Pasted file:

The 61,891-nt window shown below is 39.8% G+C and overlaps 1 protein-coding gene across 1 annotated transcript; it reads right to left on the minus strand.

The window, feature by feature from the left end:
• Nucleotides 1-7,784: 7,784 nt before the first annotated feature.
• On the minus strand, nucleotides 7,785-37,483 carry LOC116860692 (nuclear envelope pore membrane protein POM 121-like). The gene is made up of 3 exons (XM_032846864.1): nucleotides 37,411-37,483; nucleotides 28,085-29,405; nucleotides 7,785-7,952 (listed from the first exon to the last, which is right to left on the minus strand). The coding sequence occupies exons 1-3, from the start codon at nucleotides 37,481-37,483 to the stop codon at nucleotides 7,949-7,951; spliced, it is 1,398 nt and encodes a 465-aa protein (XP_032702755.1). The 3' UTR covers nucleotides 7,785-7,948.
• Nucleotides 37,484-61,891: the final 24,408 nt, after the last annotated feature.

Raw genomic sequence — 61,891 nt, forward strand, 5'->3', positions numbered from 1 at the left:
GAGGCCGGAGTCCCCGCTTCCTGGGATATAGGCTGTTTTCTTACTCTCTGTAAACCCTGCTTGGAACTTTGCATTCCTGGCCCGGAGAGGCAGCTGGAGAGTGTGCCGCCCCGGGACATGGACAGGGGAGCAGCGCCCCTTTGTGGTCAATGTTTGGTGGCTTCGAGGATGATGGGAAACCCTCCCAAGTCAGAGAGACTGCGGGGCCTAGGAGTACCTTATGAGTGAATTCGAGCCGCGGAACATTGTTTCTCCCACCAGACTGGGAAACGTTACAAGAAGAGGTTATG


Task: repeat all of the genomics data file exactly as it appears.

The 61,891-nt window shown below is 39.8% G+C and overlaps 1 protein-coding gene across 1 annotated transcript; it reads right to left on the minus strand.

The window, feature by feature from the left end:
• Nucleotides 1-7,784: 7,784 nt before the first annotated feature.
• On the minus strand, nucleotides 7,785-37,483 carry LOC116860692 (nuclear envelope pore membrane protein POM 121-like). The gene is made up of 3 exons (XM_032846864.1): nucleotides 37,411-37,483; nucleotides 28,085-29,405; nucleotides 7,785-7,952 (listed from the first exon to the last, which is right to left on the minus strand). The coding sequence occupies exons 1-3, from the start codon at nucleotides 37,481-37,483 to the stop codon at nucleotides 7,949-7,951; spliced, it is 1,398 nt and encodes a 465-aa protein (XP_032702755.1). The 3' UTR covers nucleotides 7,785-7,948.
• Nucleotides 37,484-61,891: the final 24,408 nt, after the last annotated feature.

Raw genomic sequence — 61,891 nt, forward strand, 5'->3', positions numbered from 1 at the left:
GAGGCCGGAGTCCCCGCTTCCTGGGATATAGGCTGTTTTCTTACTCTCTGTAAACCCTGCTTGGAACTTTGCATTCCTGGCCCGGAGAGGCAGCTGGAGAGTGTGCCGCCCCGGGACATGGACAGGGGAGCAGCGCCCCTTTGTGGTCAATGTTTGGTGGCTTCGAGGATGATGGGAAACCCTCCCAAGTCAGAGAGACTGCGGGGCCTAGGAGTACCTTATGAGTGAATTCGAGCCGCGGAACATTGTTTCTCCCACCAGACTGGGAAACGTTACAAGAAGAGGTTATG